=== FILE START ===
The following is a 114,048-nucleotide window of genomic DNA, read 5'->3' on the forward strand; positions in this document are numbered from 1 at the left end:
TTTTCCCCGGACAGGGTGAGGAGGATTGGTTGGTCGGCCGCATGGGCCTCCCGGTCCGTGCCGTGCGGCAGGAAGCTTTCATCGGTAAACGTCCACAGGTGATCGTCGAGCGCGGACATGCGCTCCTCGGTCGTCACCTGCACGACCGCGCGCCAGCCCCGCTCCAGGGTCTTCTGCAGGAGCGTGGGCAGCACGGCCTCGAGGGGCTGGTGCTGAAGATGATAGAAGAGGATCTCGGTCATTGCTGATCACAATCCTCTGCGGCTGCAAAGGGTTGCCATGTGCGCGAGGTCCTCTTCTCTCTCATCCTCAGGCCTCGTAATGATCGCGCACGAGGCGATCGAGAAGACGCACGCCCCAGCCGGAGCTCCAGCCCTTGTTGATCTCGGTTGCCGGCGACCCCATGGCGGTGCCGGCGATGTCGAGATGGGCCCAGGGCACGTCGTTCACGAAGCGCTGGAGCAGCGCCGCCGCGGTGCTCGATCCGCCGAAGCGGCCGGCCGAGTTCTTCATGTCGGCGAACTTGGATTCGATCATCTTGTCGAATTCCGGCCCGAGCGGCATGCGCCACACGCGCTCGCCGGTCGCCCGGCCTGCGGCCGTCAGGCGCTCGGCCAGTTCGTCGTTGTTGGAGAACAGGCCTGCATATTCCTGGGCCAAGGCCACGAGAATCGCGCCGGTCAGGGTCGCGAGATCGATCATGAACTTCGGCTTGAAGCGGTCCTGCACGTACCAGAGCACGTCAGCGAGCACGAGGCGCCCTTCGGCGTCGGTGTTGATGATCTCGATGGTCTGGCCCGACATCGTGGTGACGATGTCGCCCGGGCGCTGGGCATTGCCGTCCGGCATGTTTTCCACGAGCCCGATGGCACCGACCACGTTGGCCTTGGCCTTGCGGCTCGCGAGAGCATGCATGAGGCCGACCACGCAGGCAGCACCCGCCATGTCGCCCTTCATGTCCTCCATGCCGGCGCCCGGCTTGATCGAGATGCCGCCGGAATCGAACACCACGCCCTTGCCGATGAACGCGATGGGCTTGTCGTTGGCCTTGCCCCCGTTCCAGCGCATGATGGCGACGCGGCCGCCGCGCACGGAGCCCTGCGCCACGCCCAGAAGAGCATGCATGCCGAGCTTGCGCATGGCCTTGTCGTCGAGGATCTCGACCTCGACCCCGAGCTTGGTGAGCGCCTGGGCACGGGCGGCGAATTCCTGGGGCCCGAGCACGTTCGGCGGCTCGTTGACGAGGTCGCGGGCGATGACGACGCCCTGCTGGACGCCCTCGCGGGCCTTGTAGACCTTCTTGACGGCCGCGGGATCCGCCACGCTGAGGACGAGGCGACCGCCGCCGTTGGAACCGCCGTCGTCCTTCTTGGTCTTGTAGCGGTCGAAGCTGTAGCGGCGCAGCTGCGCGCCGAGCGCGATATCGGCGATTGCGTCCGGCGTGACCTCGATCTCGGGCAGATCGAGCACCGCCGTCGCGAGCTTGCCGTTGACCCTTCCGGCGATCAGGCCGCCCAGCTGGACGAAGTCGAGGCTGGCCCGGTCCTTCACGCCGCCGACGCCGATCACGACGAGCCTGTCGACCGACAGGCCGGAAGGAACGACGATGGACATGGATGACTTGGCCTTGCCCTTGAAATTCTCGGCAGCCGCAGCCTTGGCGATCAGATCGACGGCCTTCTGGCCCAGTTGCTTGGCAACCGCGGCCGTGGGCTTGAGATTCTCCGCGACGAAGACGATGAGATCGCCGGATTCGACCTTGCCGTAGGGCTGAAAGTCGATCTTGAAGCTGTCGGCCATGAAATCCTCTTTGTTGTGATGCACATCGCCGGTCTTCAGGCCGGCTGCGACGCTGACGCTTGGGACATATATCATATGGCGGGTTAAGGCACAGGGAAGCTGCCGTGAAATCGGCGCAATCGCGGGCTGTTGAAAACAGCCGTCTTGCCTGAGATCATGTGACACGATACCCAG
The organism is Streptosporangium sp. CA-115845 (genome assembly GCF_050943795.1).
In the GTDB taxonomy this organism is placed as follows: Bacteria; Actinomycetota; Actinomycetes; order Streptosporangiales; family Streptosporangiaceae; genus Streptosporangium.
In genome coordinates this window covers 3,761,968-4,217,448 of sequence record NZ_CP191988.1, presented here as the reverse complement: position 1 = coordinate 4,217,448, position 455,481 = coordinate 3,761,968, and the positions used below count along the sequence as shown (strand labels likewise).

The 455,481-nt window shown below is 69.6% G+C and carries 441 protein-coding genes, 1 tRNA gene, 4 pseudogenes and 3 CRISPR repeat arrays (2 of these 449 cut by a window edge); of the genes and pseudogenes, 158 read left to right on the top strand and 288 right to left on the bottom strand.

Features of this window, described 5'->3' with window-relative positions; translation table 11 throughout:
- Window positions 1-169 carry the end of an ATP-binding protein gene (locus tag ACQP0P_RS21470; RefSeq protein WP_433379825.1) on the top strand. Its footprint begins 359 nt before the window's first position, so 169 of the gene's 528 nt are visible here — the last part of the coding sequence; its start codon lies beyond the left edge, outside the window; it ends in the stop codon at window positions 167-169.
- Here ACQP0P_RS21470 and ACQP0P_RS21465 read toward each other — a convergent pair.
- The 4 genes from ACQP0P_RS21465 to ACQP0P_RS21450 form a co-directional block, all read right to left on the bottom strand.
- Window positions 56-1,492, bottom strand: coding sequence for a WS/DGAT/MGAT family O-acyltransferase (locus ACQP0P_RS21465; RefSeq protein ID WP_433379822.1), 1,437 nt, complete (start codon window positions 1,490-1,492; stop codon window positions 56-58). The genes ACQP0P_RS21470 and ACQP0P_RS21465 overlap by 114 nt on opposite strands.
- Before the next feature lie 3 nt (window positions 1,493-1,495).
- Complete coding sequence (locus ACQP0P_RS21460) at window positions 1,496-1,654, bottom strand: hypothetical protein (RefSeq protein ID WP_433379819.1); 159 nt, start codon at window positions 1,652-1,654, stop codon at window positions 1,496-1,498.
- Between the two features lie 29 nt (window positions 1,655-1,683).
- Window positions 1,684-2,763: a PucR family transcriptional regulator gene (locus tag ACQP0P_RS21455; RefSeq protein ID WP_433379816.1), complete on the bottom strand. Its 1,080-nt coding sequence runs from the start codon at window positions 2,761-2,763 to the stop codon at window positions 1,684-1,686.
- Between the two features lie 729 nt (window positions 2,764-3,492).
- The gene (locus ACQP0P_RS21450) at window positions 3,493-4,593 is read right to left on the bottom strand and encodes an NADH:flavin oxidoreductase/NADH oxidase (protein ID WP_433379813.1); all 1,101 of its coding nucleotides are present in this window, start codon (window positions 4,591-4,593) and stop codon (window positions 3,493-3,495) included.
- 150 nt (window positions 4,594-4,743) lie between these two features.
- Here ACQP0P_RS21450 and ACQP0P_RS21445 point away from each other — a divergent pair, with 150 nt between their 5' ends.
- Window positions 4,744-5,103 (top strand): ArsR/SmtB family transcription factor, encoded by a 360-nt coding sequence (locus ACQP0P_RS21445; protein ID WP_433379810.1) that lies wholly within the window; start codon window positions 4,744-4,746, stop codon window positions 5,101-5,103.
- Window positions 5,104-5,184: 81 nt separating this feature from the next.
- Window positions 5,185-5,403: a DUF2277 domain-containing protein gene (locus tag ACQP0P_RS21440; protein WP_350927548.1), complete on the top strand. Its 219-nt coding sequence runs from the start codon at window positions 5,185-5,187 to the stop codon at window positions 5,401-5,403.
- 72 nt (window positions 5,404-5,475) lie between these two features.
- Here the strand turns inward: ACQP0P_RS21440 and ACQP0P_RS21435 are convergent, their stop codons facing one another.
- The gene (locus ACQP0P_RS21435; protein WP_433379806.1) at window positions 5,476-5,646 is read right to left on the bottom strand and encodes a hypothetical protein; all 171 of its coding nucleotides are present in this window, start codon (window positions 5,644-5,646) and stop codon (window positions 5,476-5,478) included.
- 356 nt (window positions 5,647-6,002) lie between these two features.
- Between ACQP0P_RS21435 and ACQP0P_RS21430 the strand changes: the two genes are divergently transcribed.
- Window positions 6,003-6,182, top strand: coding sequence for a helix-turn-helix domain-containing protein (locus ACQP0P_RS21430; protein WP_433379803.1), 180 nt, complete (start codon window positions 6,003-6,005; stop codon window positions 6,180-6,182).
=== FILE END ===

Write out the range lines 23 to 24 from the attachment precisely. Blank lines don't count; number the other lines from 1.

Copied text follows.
- 72 nt (window positions 5,404-5,475) lie between these two features.
- Here the strand turns inward: ACQP0P_RS21440 and ACQP0P_RS21435 are convergent, their stop codons facing one another.